Over 17,000 People Have Been Tortured and Killed in Dentention Since Start of Syria’s Civil War

A Syrian man shows marks of torture on his back, after he was released from regime forces, in the Bustan Pasha neighbourhood of Syria's northern city of Aleppo on August 23, 2012. State media hailed the recapture by the army of three Christian neighbourhoods in the heart of Aleppo, but clashes between troops and rebel fighters raged in other parts of the city and in the southern belt of Damascus. (PHOTO CREDIT: James Lawler Duggan/AFP/GettyImages)
A Syrian man shows marks of torture on his back, after he was released from regime forces, in the Bustan Pasha neighbourhood of Syria’s northern city of Aleppo on August 23, 2012. State media hailed the recapture by the army of three Christian neighbourhoods in the heart of Aleppo, but clashes between troops and rebel fighters raged in other parts of the city and in the southern belt of Damascus. (PHOTO CREDIT: James Lawler Duggan/AFP/GettyImages)

Evidence of crimes against humanity being committed in Syria goes beyond photos and video footage of the aftermath of an airstrike or the chaos inside a hospital. President Bashar Assad’s regime also systematically detains and tortures people; at least 17,723 people have been killed in custody across Syria between 15 March 2011 and 31 December 2015, according to an Amnesty International report published Thursday.

“The first thing this torture does is take your dignity,” Syrian detention survivor Omar A., a master’s student from Aleppo, told Amnesty researchers. “It breaks the human. I don’t know why, but it does.”

Various wings of the Syrian regime run detention centers and prisons across the country, Amnesty reports. People are regularly arrested, interrogated and imprisoned.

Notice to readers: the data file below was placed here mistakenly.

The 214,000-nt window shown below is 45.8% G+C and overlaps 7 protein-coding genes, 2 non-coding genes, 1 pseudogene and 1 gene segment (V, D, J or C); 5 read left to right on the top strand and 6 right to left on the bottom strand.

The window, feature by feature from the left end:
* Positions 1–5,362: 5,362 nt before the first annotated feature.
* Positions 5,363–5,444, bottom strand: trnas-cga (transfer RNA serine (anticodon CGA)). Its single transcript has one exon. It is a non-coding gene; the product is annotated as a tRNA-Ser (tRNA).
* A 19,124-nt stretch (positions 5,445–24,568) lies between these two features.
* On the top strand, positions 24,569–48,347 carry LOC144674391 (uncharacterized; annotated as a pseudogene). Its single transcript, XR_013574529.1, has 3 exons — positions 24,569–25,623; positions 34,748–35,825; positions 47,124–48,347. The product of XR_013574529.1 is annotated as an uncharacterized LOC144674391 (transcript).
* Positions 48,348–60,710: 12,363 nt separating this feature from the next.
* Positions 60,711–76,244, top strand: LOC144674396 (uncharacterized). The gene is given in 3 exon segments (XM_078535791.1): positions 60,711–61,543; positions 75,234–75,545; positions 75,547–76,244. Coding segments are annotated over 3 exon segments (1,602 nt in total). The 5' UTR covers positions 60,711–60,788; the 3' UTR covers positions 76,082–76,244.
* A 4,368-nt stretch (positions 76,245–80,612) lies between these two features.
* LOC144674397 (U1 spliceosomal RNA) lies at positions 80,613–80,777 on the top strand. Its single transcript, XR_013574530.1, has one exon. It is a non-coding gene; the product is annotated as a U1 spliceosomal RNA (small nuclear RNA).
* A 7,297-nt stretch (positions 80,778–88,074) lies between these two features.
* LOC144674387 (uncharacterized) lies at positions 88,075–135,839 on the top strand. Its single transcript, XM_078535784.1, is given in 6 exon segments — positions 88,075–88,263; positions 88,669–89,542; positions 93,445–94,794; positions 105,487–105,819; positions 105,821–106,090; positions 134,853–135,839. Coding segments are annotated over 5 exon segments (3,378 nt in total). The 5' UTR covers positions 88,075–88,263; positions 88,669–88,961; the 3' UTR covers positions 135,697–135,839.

Amnesty interviewed 65 torture survivors ― 54 men and 11 women ― between December 2015 and May 2016. Most of them are now in southern Turkey. A handful of others went to Lebanon, Europe and the U.S.

The London-based nonprofit tracked the estimated number of victims in partnership with the Human Rights Data Analysis Group, an independent nongovernmental organization that applies science to the analysis of human rights violations around the world.

The most common experience that former prisoners shared was torture, typically in the form of beatings while blindfolded. Many also recounted instances of sexual harassment and assault.

Torture began upon arrival at one of the facilities, which some referred to as the “welcome party.”

“During this ‘welcome party’ they registered us and took away our possessions and clothes,” recalled Samer, a lawyer who was arrested in 2012 for trying to deliver humanitarian supplies. “They made us strip naked and walk inside the building. They did not spare anyone. I saw an old man being beaten even worse than we were.”

Torture was continuous, used as a key component during interrogations, the report states. Methods included beatings on the soles of the feet, beatings while stuffed into a car tire, beatings while suspended by the wrists or beatings while strapped to a foldable wooden board. Electric shocks were frequent, too.

“Every interviewee said they had been tortured or otherwise ill-treated during at least one of their interrogations, in most cases during almost every interrogation,” the report notes.

Most of these survivors told Amnesty they attempted to “confess” to see if it would help end their suffering. Guards would even make threats against prisoners’ relatives, including threats of rape, in order to extract a confession.

“They had me stand on the barrel, and they tied the rope around my wrists. Then they took away the barrel,” said Shiyar, a journalist. “There was nothing below my feet. They were dangling in the air. After they were done beating me with the wooden sticks, they took the cigarettes. They were putting them out all over my body. It felt like a knife excavating my body, cutting me apart.”

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SOURCE: The Huffington Post, Willa Frej